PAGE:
That is from The Economist.

Let’s say you believe that a flood of forthcoming warrior-entrepreneurs will create exciting new products and earn high rates of return on their capital; associated venture capitalists will benefit too.

That might sound quite optimistic, and in one regard it is.  But the high returns also indicate that the status quo ex ante is in some way deficient.  Had the earlier entrepreneurs done better, the opportunities for these new creators might have been less.  In a sense, the prediction is also an (implied) pessimistic take on the current world as it stands.  The overall state of affairs may be less positive than many others believe.

The mood states of “optimism” and “pessimism” are often misleading ways of classifying or thinking about people’s views on the economy, or indeed about other matters too.  Those descriptors do not distinguish between attitudes toward likely final outcomes, as opposed to attitudes about benchmarks and constraints.

That is the topic of my latest Bloomberg column, and it is assuming no major increase in supply in the megacities themselves.  Here is one bit:

We live in a special time where clustered activities are unusually important for economic growth. Some activities, such as dentistry and cement production, don’t cluster geographically very much, for obvious reasons. In contrast, finance (New York and London), information technology (the Bay Area), and entertainment (Hollywood and New York) are the most clustered. For whatever reasons, it makes sense to have many of the top decision-makers in one place.

Leading cities have become so expensive in large part because two of these clustering sectors — finance and information technology — have been ascendant. There is no particular reason to expect those trends to continue forever, and that will bind rents in affected cities.

Even tech will decentralize its gains over time:

If you think of a typical technology project, some of the gains go to the venture capitalists and the intellectual property holders, and some of the gains go to broader society, including consumers. Insofar as the gains are disproportionately reaped by the early project initiators, then yes real estate values in the Bay Area (and other tech clusters) will rise. But the most likely future for information technology is that it will spread its benefits more and more broadly into more and sectors of the economy. That scenario suggests a partial convergence of urban futures.

Another way to put the point is that intellectual property returns erode over time. In the early years of smartphones, a big part of the gain goes to Apple. As cheap imitators enter the market, prices fall and more of the gains go to consumers, or business users of the product, who are scattered across the country.

The article contains other points of interest.

If you recall, Robert D. Putnam, in his last book, expressed surprise that Chetty and Hendren, et.al. (2014) did not find evidence of a decline in intergenerational mobility.  Putnam predicted that researchers would find such evidence soon enough.  After all, it seems the returns to education have been rising, geographic mobility has been falling, market concentration is up slightly, life expectancy is behaving in funny ways, and regional disparities seem to have grown.  Chetty and Grusky, et.al. (2016) seemed to paint a more pessimistic picture than did his work from a few years ago, and now we have a new paper by Jonathan Davis and Bhashkar Mazumder:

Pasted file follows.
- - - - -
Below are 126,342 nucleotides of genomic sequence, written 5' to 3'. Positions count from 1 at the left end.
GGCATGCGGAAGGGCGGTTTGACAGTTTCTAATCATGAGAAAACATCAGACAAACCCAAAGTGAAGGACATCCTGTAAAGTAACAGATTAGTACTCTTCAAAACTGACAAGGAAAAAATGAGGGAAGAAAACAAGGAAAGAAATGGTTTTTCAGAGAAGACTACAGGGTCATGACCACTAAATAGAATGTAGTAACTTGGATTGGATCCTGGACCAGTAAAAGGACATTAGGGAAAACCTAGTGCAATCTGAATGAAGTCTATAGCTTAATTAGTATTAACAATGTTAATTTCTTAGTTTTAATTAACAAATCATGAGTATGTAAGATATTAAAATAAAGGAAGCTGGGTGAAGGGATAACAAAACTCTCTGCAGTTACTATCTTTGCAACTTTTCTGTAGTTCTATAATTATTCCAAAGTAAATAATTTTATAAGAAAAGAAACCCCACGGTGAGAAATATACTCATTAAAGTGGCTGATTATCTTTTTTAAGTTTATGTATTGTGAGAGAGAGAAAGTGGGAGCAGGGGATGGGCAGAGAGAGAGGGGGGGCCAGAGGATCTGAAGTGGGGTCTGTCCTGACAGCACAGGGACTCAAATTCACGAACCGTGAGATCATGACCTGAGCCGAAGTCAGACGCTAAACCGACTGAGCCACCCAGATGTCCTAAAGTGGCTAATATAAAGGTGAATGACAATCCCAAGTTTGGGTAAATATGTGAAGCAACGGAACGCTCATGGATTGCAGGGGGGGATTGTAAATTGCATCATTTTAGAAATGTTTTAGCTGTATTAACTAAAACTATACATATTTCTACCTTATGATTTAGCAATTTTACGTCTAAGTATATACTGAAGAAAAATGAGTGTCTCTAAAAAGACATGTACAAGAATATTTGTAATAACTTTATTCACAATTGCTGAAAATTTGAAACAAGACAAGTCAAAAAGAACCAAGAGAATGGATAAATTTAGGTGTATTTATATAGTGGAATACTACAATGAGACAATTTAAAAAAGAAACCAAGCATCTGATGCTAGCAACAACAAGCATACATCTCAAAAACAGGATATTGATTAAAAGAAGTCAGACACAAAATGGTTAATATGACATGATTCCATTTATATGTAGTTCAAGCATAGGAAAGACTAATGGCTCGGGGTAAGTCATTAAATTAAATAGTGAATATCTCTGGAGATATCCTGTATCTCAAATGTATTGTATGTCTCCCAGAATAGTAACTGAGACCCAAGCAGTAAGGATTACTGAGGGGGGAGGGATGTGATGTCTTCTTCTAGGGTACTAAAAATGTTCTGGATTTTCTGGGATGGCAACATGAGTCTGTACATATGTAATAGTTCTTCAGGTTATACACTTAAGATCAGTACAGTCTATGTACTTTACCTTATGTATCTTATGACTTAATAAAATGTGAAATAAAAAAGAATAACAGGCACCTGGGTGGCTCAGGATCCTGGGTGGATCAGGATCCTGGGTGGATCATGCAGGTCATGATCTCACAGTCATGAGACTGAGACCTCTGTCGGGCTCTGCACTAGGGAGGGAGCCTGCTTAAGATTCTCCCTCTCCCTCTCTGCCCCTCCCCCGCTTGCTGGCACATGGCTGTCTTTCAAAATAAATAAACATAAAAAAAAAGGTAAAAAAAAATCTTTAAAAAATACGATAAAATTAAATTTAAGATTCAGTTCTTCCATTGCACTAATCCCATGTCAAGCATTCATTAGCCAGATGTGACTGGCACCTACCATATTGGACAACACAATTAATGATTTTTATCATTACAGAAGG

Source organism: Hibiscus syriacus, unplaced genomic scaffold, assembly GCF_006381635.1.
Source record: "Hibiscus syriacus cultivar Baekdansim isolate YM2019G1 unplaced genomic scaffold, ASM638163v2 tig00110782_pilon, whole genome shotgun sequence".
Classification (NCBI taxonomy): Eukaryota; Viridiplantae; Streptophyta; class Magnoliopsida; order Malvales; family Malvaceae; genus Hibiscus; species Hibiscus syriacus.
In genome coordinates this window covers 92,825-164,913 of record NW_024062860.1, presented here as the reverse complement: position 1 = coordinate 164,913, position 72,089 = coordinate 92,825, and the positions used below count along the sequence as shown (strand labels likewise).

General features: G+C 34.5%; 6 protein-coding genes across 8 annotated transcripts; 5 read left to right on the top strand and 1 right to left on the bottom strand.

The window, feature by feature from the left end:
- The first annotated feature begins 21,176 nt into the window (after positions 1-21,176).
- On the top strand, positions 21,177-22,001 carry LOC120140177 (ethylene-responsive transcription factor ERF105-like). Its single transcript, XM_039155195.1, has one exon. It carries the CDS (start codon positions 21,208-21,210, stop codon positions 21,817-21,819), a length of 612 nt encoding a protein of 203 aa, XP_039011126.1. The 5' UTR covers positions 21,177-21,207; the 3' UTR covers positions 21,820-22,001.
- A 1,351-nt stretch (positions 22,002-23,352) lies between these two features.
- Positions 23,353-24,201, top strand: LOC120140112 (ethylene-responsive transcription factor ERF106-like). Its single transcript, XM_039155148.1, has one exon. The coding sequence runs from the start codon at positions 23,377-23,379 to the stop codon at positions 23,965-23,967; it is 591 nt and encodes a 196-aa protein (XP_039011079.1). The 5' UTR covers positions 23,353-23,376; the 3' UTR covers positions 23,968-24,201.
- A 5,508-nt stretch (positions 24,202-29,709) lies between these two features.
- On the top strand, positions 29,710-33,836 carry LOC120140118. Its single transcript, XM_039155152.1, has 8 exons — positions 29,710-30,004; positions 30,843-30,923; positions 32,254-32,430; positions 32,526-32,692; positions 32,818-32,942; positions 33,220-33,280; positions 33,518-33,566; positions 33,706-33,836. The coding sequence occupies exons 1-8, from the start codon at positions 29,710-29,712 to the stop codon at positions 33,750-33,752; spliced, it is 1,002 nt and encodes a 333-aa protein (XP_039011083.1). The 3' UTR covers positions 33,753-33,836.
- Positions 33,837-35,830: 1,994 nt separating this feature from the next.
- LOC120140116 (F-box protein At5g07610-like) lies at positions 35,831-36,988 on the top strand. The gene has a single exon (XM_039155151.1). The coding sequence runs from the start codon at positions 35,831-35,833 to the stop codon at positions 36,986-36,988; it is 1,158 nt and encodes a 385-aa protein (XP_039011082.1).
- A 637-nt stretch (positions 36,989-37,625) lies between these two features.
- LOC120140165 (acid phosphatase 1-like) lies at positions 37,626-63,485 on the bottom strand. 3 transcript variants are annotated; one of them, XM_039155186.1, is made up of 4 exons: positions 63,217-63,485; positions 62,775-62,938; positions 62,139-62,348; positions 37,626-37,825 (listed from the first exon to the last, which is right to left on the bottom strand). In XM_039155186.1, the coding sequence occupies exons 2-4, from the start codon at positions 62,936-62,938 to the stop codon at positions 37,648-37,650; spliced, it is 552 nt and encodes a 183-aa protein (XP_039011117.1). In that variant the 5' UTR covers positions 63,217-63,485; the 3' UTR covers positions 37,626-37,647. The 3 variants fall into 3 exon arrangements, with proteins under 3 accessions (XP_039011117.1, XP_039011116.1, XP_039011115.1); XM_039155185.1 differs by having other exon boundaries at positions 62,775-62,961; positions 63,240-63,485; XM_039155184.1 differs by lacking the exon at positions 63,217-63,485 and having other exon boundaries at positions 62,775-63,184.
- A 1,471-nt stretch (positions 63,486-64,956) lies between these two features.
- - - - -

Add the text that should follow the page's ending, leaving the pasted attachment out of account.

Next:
We demonstrate that intergenerational mobility declined sharply for cohorts born between 1942 and 1953 compared to those born between 1957 and 1964. The former entered the labor market prior to the large rise in inequality that occurred around 1980 while the latter cohorts entered the labor market largely afterwards. We show that the rank-rank slope rose from 0.27 to 0.4 and the IGE rose from 0.35 to 0.51. The share of children whose income exceeds that of their parents fell by about 3 percentage points. These findings suggest that relative mobility fell by substantially more than absolute mobility.

So far this seems to be the current version of the final word.  The authors also argue, by the way, that Chetty (2016) is somewhat too pessimistic, though correct in suggesting mobility has indeed fallen.

By the way, this seems to be the best link for a download.

Here is part of the book summary:

This book examines SEZs from a political economy perspective, both to dissect the incentives of governments, zone developers, and exporters, and to uncover both the hidden costs and untapped potential of zone policies. Costs include misallocated resources, the encouragement of rent-seeking, and distraction of policy-makers from more effective reforms. However, the zones also have several unappreciated benefits. They can change the politics of a country, by generating a transition from a system of rent-seeking to one of liberalized open markets. In revealing the hidden promise of SEZs, this book shows how the SEZ model of development can succeed in the future.

Here is my blurb:

‘What do Special Economic Zones actually accomplish? And what are their drawbacks and limitations? Lotta Moberg’s The Political Economy of Special Enterprise Zones mixes theory and empirics to offer the very best available answers to these questions.’ ― Tyler Cowen, Professor of Economics, George Mason University, USA

Here is Lotta Moberg’s home page.  Here is a related article of hers on special economic zones.  Here is the Amazon link.